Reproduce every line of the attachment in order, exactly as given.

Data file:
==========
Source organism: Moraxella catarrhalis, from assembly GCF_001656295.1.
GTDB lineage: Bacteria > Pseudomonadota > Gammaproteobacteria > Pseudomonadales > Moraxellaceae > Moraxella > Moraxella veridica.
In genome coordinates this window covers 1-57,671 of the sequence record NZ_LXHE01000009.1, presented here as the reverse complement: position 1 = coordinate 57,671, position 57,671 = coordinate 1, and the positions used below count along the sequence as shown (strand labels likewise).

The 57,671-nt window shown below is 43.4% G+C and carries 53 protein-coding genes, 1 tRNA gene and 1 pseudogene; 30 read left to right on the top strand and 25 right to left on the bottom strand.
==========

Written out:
Source organism: Moraxella catarrhalis, from assembly GCF_001656295.1.
GTDB lineage: Bacteria > Pseudomonadota > Gammaproteobacteria > Pseudomonadales > Moraxellaceae > Moraxella > Moraxella veridica.
In genome coordinates this window covers 1-57,671 of the sequence record NZ_LXHE01000009.1, presented here as the reverse complement: position 1 = coordinate 57,671, position 57,671 = coordinate 1, and the positions used below count along the sequence as shown (strand labels likewise).

The 57,671-nt window shown below is 43.4% G+C and carries 53 protein-coding genes, 1 tRNA gene and 1 pseudogene; 30 read left to right on the top strand and 25 right to left on the bottom strand.